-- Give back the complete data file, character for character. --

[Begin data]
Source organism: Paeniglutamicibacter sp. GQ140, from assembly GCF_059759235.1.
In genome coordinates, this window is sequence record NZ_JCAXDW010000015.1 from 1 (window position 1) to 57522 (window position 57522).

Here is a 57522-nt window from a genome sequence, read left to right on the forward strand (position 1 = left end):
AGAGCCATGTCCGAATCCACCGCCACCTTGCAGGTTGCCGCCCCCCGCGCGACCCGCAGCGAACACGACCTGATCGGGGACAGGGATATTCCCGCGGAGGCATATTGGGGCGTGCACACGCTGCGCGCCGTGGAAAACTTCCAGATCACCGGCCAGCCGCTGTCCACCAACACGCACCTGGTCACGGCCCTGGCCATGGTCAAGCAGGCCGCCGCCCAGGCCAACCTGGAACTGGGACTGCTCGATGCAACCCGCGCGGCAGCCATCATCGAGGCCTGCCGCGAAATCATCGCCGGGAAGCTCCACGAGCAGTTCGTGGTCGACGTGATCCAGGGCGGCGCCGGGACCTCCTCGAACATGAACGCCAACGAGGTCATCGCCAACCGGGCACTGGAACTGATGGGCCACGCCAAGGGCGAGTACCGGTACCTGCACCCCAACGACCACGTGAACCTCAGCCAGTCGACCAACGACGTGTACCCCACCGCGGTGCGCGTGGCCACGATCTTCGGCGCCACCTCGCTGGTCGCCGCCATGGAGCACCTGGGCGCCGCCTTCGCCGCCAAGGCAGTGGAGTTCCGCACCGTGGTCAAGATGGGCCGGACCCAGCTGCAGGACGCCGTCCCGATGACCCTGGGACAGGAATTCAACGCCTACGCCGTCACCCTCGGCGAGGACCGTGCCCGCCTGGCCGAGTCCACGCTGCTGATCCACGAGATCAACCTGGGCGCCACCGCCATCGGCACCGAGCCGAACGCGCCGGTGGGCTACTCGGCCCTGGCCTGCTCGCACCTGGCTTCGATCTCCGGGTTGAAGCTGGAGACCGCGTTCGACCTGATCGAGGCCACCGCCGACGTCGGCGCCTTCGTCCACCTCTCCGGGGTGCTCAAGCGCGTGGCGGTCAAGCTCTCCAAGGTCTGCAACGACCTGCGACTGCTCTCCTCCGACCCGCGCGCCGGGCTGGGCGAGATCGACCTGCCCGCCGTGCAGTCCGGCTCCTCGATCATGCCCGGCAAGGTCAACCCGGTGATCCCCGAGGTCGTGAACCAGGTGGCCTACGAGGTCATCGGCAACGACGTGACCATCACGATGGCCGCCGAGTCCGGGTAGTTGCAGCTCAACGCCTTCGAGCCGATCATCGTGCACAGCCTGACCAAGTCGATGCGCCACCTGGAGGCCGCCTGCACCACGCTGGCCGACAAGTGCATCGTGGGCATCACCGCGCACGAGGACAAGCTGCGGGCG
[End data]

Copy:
Source organism: Paeniglutamicibacter sp. GQ140, from assembly GCF_059759235.1.
In genome coordinates, this window is sequence record NZ_JCAXDW010000015.1 from 1 (window position 1) to 57522 (window position 57522).

Here is a 57522-nt window from a genome sequence, read left to right on the forward strand (position 1 = left end):
AGAGCCATGTCCGAATCCACCGCCACCTTGCAGGTTGCCGCCCCCCGCGCGACCCGCAGCGAACACGACCTGATCGGGGACAGGGATATTCCCGCGGAGGCATATTGGGGCGTGCACACGCTGCGCGCCGTGGAAAACTTCCAGATCACCGGCCAGCCGCTGTCCACCAACACGCACCTGGTCACGGCCCTGGCCATGGTCAAGCAGGCCGCCGCCCAGGCCAACCTGGAACTGGGACTGCTCGATGCAACCCGCGCGGCAGCCATCATCGAGGCCTGCCGCGAAATCATCGCCGGGAAGCTCCACGAGCAGTTCGTGGTCGACGTGATCCAGGGCGGCGCCGGGACCTCCTCGAACATGAACGCCAACGAGGTCATCGCCAACCGGGCACTGGAACTGATGGGCCACGCCAAGGGCGAGTACCGGTACCTGCACCCCAACGACCACGTGAACCTCAGCCAGTCGACCAACGACGTGTACCCCACCGCGGTGCGCGTGGCCACGATCTTCGGCGCCACCTCGCTGGTCGCCGCCATGGAGCACCTGGGCGCCGCCTTCGCCGCCAAGGCAGTGGAGTTCCGCACCGTGGTCAAGATGGGCCGGACCCAGCTGCAGGACGCCGTCCCGATGACCCTGGGACAGGAATTCAACGCCTACGCCGTCACCCTCGGCGAGGACCGTGCCCGCCTGGCCGAGTCCACGCTGCTGATCCACGAGATCAACCTGGGCGCCACCGCCATCGGCACCGAGCCGAACGCGCCGGTGGGCTACTCGGCCCTGGCCTGCTCGCACCTGGCTTCGATCTCCGGGTTGAAGCTGGAGACCGCGTTCGACCTGATCGAGGCCACCGCCGACGTCGGCGCCTTCGTCCACCTCTCCGGGGTGCTCAAGCGCGTGGCGGTCAAGCTCTCCAAGGTCTGCAACGACCTGCGACTGCTCTCCTCCGACCCGCGCGCCGGGCTGGGCGAGATCGACCTGCCCGCCGTGCAGTCCGGCTCCTCGATCATGCCCGGCAAGGTCAACCCGGTGATCCCCGAGGTCGTGAACCAGGTGGCCTACGAGGTCATCGGCAACGACGTGACCATCACGATGGCCGCCGAGTCCGGGTAGTTGCAGCTCAACGCCTTCGAGCCGATCATCGTGCACAGCCTGACCAAGTCGATGCGCCACCTGGAGGCCGCCTGCACCACGCTGGCCGACAAGTGCATCGTGGGCATCACCGCGCACGAGGACAAGCTGCGGGCG